To make this renewal effort easier and reduce paperwork, the IRS offers a family option for ITIN renewal. If any individual receives a renewal letter from the IRS, they can choose to renew the ITINs of all of their family members at the same time rather than doing them separately over several years. Family members include the tax filer, the spouse and any dependents claimed on their tax return.
New Requirement For Dependents Whose Passports Do Not Have A Date Of Entry Into The U.S.
The IRS will no longer accept passports that do not have a date of entry into the US as a stand-alone identification document for dependents, other than dependents of military members overseas. Affected applicants will now be required to submit either US medical records for dependents under age six, or US school records for dependents under age 18, along with the passport. Dependents aged 18 and over can submit a rental or bank statement or a utility bill listing the applicant’s name and US address, along with their passport.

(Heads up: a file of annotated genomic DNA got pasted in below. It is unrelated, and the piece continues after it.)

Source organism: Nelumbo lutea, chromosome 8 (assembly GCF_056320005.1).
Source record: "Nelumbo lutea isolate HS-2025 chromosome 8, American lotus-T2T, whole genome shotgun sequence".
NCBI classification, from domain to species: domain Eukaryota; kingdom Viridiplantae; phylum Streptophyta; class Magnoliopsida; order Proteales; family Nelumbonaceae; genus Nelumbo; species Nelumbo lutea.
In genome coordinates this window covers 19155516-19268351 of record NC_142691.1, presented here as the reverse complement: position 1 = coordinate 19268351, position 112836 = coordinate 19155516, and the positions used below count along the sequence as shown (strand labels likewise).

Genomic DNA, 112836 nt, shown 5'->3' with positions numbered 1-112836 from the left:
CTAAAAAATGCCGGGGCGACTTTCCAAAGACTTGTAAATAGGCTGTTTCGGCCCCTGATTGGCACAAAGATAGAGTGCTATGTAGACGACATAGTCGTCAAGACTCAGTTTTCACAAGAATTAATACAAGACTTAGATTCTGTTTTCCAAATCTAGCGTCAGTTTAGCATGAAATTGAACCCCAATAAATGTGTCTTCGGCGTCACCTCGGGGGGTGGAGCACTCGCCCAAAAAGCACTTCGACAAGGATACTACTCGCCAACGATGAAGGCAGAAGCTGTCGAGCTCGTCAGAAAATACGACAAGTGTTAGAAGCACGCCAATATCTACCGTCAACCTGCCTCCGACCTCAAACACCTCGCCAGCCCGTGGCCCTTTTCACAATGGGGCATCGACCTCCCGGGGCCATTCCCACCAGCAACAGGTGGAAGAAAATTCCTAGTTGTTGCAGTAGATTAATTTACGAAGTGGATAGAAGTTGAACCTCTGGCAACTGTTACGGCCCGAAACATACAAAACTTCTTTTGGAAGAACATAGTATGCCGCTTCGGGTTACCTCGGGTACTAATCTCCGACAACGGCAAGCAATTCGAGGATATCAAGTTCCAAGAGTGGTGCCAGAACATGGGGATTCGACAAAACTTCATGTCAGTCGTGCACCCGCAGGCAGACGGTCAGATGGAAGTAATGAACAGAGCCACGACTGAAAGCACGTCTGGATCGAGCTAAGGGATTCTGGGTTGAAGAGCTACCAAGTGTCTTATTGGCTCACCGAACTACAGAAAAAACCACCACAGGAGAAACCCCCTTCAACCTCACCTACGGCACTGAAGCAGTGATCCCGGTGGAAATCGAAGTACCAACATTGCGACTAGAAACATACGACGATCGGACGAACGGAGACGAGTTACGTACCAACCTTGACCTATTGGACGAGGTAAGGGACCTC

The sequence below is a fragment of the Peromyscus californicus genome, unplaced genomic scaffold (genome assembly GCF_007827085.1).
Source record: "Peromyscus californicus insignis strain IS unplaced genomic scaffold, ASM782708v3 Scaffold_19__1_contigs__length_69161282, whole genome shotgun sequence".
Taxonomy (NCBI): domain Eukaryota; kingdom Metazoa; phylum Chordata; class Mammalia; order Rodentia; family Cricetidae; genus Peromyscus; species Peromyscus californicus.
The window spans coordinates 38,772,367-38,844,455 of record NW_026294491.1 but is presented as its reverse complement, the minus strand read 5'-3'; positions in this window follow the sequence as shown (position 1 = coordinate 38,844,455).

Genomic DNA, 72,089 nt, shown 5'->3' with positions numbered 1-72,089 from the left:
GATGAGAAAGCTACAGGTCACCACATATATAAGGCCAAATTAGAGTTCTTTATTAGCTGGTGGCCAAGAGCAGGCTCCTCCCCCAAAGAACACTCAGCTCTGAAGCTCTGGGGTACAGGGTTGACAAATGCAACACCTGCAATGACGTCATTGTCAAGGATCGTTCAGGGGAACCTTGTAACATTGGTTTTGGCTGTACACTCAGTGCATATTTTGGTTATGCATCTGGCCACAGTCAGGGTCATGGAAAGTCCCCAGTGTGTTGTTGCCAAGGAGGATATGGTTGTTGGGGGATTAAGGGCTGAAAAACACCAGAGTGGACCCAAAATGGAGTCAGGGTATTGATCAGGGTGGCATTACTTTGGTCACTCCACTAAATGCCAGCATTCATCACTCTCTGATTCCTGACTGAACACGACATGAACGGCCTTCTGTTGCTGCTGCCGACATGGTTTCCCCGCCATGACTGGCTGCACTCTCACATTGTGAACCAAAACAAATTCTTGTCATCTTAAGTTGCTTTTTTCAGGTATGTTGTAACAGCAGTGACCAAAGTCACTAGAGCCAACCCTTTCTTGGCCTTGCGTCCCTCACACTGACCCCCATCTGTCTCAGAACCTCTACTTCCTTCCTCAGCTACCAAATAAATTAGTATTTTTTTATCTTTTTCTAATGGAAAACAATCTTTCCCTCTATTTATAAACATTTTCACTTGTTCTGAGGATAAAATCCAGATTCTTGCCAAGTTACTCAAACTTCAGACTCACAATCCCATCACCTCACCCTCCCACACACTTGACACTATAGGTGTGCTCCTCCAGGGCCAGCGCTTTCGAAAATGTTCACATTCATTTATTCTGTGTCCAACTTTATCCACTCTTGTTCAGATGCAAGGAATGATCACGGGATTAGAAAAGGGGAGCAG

Here are some more sources of information to visit:
- The ITIN information page,
- ITIN Expiration FAQs,
- Publication 1915, Understanding Your IRS Individual Taxpayer Identification Number.
Social Security Tax and Employer Withholding
Must You Pay Social Security and Medicare Tax?
Nonresident aliens who are F-1, J-1, M-1 or Q-1 visa holders are not subject to social security and Medicare taxes (FICA) on services are performed to carry out the purpose for which they are admitted to the United States [IRC sec. 3121(b)(19)]. This generally includes on-campus work for which authorization is granted on Form I-94, Arrival and Departure Record, or Form I-20, Certificate of Eligibility for Nonimmigrant Student Status.
A nonresident alien admitted to the US as a student is not permitted to work off campus for a wage or to engage in business unless given approval by the U.S. Citizenship and Immigration Services (CIS). This should be noted on the student's copy of Immigration Form I-20, or Form I-688B, Employment Authorization Document. Off-campus work due to severe economic necessity or for optional practical training is considered by the IRS to qualify for the exemption. The IRS does not consider other off-campus work performed by a nonresident alien student to be performed to carry out the purpose of a student visa.